I have my own tragic experience which attests to the devastation a city can go through if there are not large amounts of tree canopies. When I was in AmeriCorps NCCC during the spring of 2013, I was sent to help with Hurricane Sandy disaster relief. I saw vast amounts of urban sprawl and a complete lack of meaningful tree canopy, both downtown and along the residential neighborhoods by the coast I helped. Since that experience, I have since become increasingly more interested in the benefits trees provide and have recently been helping out a tree doctor.
Continue reading OPINION | Why Caring for Trees Is So Important in Urban Environments
by Megan Burbank
As the “red wave” telegraphed by pundits failed to materialize in this year’s midterm elections, I heard one refrain again and again: Abortion mattered after all.
Continue reading OPINION | Of Course Roe Played a Role in the Midterms: Most Americans Support Abortion Access
by Michael T. McPhearson
If you Google “How many years has the U.S. been at war?” I’m sure the answer will shock you. I’ll let you do it for yourself. Some will not believe the source; others will accept it at face value. But as a combat veteran who joined the U.S. Army at 17 and grew up in Fayetteville, North Carolina, near Fort Bragg, I have watched the U.S. wage war for over half a century.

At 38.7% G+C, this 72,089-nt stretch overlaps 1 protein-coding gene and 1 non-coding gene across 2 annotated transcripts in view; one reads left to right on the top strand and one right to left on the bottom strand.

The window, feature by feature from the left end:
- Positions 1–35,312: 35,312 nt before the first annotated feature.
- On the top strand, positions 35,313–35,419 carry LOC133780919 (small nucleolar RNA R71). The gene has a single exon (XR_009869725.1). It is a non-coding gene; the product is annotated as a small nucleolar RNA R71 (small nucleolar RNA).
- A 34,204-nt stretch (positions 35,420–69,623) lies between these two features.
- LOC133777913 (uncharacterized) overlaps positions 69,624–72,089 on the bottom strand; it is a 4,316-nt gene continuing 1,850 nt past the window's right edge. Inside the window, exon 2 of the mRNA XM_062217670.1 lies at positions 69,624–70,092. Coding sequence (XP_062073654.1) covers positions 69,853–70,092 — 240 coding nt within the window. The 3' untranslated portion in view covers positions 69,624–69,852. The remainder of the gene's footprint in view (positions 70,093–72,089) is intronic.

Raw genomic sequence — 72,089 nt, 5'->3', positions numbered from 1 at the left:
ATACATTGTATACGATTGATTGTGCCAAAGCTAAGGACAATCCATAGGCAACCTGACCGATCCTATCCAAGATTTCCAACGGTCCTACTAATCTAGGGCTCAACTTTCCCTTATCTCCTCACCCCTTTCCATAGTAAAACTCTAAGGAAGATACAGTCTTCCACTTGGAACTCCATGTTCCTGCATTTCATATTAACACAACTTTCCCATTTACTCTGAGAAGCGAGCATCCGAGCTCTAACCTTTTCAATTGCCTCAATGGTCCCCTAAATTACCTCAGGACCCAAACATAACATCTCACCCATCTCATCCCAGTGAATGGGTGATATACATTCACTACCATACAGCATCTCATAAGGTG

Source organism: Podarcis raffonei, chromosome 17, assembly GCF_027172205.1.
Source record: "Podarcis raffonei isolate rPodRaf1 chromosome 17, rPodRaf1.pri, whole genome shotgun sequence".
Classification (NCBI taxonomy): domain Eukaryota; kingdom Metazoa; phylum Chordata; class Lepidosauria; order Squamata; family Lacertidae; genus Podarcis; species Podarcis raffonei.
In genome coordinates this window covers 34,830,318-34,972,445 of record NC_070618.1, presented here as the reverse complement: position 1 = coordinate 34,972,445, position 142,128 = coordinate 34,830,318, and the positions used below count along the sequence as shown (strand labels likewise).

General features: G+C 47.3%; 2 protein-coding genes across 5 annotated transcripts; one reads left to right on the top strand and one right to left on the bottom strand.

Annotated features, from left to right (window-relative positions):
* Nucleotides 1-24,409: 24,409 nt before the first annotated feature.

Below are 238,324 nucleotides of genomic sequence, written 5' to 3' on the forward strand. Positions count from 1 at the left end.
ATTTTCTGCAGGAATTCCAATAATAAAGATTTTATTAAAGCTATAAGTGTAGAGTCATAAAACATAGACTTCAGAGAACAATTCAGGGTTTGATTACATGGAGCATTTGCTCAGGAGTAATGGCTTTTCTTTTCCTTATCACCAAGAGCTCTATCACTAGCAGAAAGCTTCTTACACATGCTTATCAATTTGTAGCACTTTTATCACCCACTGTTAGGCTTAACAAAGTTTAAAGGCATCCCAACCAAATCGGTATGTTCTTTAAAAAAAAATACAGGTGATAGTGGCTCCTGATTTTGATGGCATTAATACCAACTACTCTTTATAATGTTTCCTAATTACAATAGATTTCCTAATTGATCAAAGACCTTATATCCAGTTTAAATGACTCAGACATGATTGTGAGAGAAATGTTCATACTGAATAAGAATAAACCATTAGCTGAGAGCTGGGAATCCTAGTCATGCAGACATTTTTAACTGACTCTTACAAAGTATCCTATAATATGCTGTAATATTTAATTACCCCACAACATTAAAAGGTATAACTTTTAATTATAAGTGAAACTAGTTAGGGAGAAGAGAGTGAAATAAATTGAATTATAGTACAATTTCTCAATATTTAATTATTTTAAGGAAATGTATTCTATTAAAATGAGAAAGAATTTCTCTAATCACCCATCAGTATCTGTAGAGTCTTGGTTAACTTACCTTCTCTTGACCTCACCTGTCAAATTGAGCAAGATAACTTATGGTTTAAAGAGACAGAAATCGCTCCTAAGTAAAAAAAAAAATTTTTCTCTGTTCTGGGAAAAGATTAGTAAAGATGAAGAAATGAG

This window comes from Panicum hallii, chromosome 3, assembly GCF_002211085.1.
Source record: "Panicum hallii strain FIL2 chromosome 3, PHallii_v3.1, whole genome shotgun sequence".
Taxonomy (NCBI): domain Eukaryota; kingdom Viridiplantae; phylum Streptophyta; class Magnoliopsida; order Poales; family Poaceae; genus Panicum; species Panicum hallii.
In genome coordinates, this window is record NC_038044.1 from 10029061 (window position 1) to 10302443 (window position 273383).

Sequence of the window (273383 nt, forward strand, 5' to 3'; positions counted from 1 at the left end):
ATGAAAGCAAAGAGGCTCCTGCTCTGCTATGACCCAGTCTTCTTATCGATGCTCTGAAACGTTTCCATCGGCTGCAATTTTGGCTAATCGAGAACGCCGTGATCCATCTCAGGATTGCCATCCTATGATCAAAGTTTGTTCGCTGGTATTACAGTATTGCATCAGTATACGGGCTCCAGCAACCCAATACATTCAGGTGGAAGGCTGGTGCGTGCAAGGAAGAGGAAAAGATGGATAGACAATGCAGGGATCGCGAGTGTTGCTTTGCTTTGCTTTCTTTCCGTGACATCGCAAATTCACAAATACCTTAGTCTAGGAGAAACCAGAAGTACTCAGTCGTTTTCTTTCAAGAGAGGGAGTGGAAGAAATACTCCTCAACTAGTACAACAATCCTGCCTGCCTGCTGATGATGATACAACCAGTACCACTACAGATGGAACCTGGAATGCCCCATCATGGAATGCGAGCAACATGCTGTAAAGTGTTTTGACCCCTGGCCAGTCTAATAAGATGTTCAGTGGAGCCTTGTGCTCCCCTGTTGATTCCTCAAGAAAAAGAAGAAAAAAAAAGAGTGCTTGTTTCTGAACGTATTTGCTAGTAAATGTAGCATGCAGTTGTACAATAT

Continue reading OPINION | Honor My Service by Being Honest About U.S. Addiction to War
‘Partial Birth Abortion’ Is a Right-Wing Invention
by Megan Burbank
With abortion rights top of mind for Washington voters as we count down to the Nov. 8 general election, some Republican party candidates are using campaign literature to reinforce longstanding myths about abortion. Earlier in October, the State Republican Party distributed mailers claiming Democratic candidates support “partial birth abortion,” abortion “until the due date,” and “no safeguards.”
Continue reading OPINION | WA GOP Mailers Are Spreading Misinformation About Abortion
by Jude Ahmed
This November, after organizers and the City Council alike have made it possible, Seattle voters could elect to make huge changes in our voting system.
Continue reading OPINION | Instead of Choosing the Lesser of Two Evils, We Need to Change Our Election System
by Gennette Cordova
At the height of the 2020 racial justice demonstrations following the death of George Floyd, Breonna Taylor, and other victims of police violence, Seattle and its short-lived Capitol Hill Occupied Protest (CHOP) was put under a microscope. A self-proclaimed leader of CHOP, local rapper Raz Simone quickly gained visibility as national media outlets made him a figurehead of the movement despite vocal opposition mainly from women. As more specifics emerge about both his sex trafficking and his involvement with Seattle police, the argument becomes stronger to support what many of us already knew: Raz’s rise to prominence was part of a larger strategic effort to discredit racial justice protests in 2020.
Continue reading OPINION | How the City of Seattle Used Raz Simone to Undermine 2020 Protests
by Charlotte Jarvis
I’m back working on the domestic violence (DV) hotlines after a couple of years, and let me tell you what’s different this time. A lot.
Continue reading OPINION | Monday Morning at 9 a.m.: My Experience Working at the Domestic Violence Hotline